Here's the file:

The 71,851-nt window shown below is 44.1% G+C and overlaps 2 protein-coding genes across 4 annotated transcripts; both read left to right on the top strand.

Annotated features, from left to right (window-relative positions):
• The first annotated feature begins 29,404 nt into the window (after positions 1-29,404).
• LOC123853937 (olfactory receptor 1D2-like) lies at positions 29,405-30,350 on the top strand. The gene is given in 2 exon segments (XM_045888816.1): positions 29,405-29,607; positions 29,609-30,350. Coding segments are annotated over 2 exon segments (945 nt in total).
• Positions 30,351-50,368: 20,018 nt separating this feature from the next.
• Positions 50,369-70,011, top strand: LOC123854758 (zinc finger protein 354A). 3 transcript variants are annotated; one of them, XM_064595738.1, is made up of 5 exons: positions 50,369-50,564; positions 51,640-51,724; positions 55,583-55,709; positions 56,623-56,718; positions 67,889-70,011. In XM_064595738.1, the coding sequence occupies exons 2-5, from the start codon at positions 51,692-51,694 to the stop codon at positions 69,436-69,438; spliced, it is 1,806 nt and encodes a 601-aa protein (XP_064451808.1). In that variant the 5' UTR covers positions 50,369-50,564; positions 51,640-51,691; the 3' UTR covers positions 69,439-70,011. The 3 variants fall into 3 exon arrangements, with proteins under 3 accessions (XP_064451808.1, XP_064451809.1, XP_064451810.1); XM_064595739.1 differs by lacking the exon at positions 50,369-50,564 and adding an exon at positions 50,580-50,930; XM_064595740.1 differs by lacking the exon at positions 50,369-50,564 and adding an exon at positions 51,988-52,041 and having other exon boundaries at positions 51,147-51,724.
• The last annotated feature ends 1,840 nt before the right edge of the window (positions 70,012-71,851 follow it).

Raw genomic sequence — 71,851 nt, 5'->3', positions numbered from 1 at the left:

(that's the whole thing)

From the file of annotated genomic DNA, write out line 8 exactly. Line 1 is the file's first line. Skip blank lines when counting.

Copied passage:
Raw genomic sequence — 71,851 nt, 5'->3', positions numbered from 1 at the left: